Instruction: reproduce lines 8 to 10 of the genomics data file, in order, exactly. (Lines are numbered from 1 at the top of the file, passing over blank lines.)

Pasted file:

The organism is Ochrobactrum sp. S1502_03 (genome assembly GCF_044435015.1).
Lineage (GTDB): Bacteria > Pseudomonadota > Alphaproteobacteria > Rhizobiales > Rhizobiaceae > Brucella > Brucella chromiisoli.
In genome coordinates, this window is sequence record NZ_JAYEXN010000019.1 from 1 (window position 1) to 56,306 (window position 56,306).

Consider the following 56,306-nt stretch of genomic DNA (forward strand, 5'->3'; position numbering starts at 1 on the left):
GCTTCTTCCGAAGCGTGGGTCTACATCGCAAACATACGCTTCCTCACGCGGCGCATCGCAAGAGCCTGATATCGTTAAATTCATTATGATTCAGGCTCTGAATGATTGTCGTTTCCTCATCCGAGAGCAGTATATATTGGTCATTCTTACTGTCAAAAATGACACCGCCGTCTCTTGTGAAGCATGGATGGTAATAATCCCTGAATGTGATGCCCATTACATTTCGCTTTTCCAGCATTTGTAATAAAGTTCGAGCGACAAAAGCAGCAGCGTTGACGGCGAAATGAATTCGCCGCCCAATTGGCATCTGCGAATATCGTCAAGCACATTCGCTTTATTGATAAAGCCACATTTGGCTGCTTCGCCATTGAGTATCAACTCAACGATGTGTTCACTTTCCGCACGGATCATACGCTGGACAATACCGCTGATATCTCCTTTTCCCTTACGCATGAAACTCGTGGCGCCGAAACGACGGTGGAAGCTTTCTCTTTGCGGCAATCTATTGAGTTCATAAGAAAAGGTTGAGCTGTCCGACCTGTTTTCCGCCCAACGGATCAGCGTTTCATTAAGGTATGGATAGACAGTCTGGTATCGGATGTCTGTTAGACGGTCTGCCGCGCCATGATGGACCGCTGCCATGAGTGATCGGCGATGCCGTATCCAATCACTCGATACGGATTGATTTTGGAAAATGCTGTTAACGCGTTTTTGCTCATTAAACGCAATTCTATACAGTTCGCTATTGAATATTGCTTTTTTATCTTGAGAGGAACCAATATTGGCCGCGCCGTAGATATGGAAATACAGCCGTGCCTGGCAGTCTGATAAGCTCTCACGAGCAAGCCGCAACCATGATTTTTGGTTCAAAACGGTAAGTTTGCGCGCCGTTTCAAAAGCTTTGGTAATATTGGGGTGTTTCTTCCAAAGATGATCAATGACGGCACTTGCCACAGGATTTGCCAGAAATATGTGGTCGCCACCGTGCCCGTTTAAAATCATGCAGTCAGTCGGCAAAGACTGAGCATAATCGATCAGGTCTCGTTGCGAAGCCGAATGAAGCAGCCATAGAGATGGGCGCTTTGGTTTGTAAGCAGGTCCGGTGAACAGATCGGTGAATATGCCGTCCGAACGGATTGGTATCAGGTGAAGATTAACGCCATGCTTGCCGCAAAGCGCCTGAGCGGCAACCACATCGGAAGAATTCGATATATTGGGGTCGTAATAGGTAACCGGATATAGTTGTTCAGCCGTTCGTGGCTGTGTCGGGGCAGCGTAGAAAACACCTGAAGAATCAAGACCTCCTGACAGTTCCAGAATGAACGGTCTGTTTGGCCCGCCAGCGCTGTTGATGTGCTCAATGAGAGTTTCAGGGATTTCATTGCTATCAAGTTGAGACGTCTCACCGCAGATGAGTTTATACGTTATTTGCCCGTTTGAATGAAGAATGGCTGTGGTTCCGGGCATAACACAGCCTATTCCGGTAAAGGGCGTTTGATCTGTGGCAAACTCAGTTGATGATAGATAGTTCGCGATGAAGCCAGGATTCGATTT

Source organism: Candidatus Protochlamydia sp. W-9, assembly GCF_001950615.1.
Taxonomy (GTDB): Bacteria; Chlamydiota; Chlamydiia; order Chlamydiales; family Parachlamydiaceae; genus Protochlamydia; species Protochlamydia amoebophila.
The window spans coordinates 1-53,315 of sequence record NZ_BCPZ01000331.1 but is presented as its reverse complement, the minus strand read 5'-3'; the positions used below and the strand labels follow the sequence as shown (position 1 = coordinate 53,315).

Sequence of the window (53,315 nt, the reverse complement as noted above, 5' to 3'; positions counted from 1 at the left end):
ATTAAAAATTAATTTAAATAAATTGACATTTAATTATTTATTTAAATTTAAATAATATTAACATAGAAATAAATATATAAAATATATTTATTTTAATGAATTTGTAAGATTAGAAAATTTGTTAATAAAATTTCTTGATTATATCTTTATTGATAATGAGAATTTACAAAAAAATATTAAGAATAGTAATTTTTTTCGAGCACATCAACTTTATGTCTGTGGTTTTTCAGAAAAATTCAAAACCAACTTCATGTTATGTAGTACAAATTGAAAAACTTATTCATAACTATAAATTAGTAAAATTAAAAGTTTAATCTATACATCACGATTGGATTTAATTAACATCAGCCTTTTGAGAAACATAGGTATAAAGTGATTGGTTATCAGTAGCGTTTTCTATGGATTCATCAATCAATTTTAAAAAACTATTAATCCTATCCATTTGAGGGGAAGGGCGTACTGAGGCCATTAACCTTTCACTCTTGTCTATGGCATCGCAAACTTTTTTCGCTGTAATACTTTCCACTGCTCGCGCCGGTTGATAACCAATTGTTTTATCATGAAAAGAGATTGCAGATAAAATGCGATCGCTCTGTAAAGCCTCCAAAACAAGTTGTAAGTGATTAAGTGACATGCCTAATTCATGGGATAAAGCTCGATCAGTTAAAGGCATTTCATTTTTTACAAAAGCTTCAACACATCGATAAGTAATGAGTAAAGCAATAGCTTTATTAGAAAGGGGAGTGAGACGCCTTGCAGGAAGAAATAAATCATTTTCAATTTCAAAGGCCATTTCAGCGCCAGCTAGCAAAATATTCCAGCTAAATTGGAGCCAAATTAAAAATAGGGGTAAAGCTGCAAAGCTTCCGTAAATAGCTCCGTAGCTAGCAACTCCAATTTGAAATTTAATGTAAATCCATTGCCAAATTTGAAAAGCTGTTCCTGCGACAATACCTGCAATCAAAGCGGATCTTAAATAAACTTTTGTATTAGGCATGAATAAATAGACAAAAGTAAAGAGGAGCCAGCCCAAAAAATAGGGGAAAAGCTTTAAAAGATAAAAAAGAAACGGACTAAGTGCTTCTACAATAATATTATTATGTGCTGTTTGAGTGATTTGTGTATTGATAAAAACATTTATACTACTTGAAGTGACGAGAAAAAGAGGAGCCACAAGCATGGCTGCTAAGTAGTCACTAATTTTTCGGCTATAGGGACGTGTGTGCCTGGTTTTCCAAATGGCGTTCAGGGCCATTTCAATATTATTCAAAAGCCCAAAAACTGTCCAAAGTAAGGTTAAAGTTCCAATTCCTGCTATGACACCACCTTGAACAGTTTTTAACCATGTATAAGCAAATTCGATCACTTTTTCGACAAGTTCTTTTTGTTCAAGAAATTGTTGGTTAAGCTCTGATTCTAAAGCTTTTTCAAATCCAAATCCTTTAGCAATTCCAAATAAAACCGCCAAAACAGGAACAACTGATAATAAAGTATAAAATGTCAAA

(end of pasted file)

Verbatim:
The window spans coordinates 1-53,315 of sequence record NZ_BCPZ01000331.1 but is presented as its reverse complement, the minus strand read 5'-3'; the positions used below and the strand labels follow the sequence as shown (position 1 = coordinate 53,315).

Sequence of the window (53,315 nt, the reverse complement as noted above, 5' to 3'; positions counted from 1 at the left end):
ATTAAAAATTAATTTAAATAAATTGACATTTAATTATTTATTTAAATTTAAATAATATTAACATAGAAATAAATATATAAAATATATTTATTTTAATGAATTTGTAAGATTAGAAAATTTGTTAATAAAATTTCTTGATTATATCTTTATTGATAATGAGAATTTACAAAAAAATATTAAGAATAGTAATTTTTTTCGAGCACATCAACTTTATGTCTGTGGTTTTTCAGAAAAATTCAAAACCAACTTCATGTTATGTAGTACAAATTGAAAAACTTATTCATAACTATAAATTAGTAAAATTAAAAGTTTAATCTATACATCACGATTGGATTTAATTAACATCAGCCTTTTGAGAAACATAGGTATAAAGTGATTGGTTATCAGTAGCGTTTTCTATGGATTCATCAATCAATTTTAAAAAACTATTAATCCTATCCATTTGAGGGGAAGGGCGTACTGAGGCCATTAACCTTTCACTCTTGTCTATGGCATCGCAAACTTTTTTCGCTGTAATACTTTCCACTGCTCGCGCCGGTTGATAACCAATTGTTTTATCATGAAAAGAGATTGCAGATAAAATGCGATCGCTCTGTAAAGCCTCCAAAACAAGTTGTAAGTGATTAAGTGACATGCCTAATTCATGGGATAAAGCTCGATCAGTTAAAGGCATTTCATTTTTTACAAAAGCTTCAACACATCGATAAGTAATGAGTAAAGCAATAGCTTTATTAGAAAGGGGAGTGAGACGCCTTGCAGGAAGAAATAAATCATTTTCAATTTCAAAGGCCATTTCAGCGCCAGCTAGCAAAATATTCCAGCTAAATTGGAGCCAAATTAAAAATAGGGGTAAAGCTGCAAAGCTTCCGTAAATAGCTCCGTAGCTAGCAACTCCAATTTGAAATTTAATGTAAATCCATTGCCAAATTTGAAAAGCTGTTCCTGCGACAATACCTGCAATCAAAGCGGATCTTAAATAAACTTTTGTATTAGGCATGAATAAATAGACAAAAGTAAAGAGGAGCCAGCCCAAAAAATAGGGGAAAAGCTTTAAAAGATAAAAAAGAAACGGACTAAGTGCTTCTACAATAATATTATTATGTGCTGTTTGAGTGATTTGTGTATTGATAAAAACATTTATACTACTTGAAGTGACGAGAAAAAGAGGAGCCACAAGCATGGCTGCTAAGTAGTCACTAATTTTTCGGCTATAGGGACGTGTGTGCCTGGTTTTCCAAATGGCGTTCAGGGCCATTTCAATATTATTCAAAAGCCCAAAAACTGTCCAAAGTAAGGTTAAAGTTCCAATTCCTGCTATGACACCACCTTGAACAGTTTTTAACCATGTATAAGCAAATTCGATCACTTTTTCGACAAGTTCTTTTTGTTCAAGAAATTGTTGGTTAAGCTCTGATTCTAAAGCTTTTTCAAATCCAAATCCTTTAGCAATTCCAAATAAAACCGCCAAAACAGGAACAACTGATAATAAAGTATAAAATGTCAAA